Nutritious food is out of the average Canadian’s financial reach, and it’s having a devastating impact on their health.
That’s according to a Toronto Star op-ed written by the University of Toronto’s Andrew Boozary and Kwame McKenzie that argues more needs to be done to improve Canadians’ diets.
“More than one-in-10 Canadians are worried they won’t be able to afford their next meal or are forced to skip meals or spend days without eating. And it is only getting worse,” writes Boozary, the executive director of health and social policy at the University Health Network and an assistant professor in U of T’s department of family and community medicine and the Institute of Health Policy, Management and Evaluation, and McKenzie, a professor in the department of psychiatry in the Faculty of Medicine.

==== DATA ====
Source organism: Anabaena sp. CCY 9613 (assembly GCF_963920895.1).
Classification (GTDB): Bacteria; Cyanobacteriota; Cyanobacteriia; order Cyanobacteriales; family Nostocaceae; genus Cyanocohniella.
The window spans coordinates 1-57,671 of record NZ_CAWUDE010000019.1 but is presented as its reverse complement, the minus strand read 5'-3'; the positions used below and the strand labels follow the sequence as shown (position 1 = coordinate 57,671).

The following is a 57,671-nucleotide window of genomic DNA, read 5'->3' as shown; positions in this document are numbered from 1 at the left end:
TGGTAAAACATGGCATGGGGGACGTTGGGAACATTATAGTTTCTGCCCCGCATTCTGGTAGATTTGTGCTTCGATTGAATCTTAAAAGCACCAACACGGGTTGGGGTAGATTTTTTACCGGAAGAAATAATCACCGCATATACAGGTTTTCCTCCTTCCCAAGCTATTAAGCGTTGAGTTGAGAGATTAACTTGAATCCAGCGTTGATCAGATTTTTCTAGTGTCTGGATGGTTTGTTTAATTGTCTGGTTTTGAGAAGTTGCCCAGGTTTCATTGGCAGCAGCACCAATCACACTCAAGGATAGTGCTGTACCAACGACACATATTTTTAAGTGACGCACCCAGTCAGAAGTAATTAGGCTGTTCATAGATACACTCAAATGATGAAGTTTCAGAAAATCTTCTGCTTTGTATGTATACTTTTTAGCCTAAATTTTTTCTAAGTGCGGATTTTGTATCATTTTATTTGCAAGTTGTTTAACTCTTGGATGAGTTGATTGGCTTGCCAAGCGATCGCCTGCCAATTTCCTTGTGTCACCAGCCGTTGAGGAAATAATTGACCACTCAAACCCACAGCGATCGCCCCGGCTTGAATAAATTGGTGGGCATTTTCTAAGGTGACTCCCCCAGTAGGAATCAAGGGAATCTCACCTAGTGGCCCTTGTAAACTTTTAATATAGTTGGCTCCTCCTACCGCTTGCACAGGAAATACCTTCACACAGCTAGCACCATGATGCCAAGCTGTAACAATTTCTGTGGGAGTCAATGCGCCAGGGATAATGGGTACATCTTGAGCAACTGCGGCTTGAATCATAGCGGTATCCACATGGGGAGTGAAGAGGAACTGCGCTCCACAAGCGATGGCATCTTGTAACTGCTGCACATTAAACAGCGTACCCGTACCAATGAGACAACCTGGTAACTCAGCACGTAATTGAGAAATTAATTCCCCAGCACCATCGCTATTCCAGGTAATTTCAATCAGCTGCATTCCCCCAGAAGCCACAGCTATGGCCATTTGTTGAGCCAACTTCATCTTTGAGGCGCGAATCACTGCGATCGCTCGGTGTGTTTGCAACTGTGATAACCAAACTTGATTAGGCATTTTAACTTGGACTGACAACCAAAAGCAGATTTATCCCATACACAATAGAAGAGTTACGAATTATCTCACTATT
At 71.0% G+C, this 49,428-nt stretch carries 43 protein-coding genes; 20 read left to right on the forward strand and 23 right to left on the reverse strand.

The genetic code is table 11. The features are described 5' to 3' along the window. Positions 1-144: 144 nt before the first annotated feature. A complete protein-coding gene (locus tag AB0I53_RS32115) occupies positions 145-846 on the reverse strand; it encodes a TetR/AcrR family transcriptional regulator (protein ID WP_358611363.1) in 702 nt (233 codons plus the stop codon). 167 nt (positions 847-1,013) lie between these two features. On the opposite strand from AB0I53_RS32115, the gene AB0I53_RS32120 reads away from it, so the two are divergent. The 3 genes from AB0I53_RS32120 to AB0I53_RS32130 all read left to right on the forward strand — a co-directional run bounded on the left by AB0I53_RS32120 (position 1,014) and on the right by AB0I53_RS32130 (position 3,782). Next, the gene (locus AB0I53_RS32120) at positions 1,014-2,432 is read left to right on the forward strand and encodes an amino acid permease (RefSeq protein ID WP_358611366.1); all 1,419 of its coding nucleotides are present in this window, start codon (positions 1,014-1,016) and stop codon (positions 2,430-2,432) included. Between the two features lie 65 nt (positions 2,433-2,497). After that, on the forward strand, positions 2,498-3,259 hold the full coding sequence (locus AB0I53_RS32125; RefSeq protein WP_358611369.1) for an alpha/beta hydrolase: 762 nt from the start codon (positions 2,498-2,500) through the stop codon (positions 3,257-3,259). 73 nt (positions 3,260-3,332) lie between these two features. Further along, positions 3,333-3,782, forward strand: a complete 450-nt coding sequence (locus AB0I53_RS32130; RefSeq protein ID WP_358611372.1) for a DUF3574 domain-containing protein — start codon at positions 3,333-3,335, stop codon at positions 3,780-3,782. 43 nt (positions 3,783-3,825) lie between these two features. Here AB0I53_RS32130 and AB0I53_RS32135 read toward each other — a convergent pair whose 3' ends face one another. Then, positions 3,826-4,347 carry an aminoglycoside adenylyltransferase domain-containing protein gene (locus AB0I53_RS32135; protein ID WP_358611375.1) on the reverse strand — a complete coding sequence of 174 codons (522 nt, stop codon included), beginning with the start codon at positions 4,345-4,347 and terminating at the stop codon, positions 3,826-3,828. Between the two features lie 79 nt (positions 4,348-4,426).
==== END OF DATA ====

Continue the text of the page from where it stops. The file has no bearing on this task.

There’s “compelling” evidence of the influence of diet on public health outcomes, the authors add, citing nutrition-based initiatives in California and Massachusetts that have shown promise in reducing hospital admissions and health-care spending. Policy measures such as controlling advertising targeted at children and using pricing strategies to reduce consumption of sugary drinks can also have a beneficial impact on Canadians’ food choices, they write.
“One of the fundamental principles of our medicare system is that every Canadian should have access to evidence-based treatments,” Boozary and McKenzie say. “But we are failing Canadians when it comes to one of the most essential medicines – access to nutritious and healthy food.”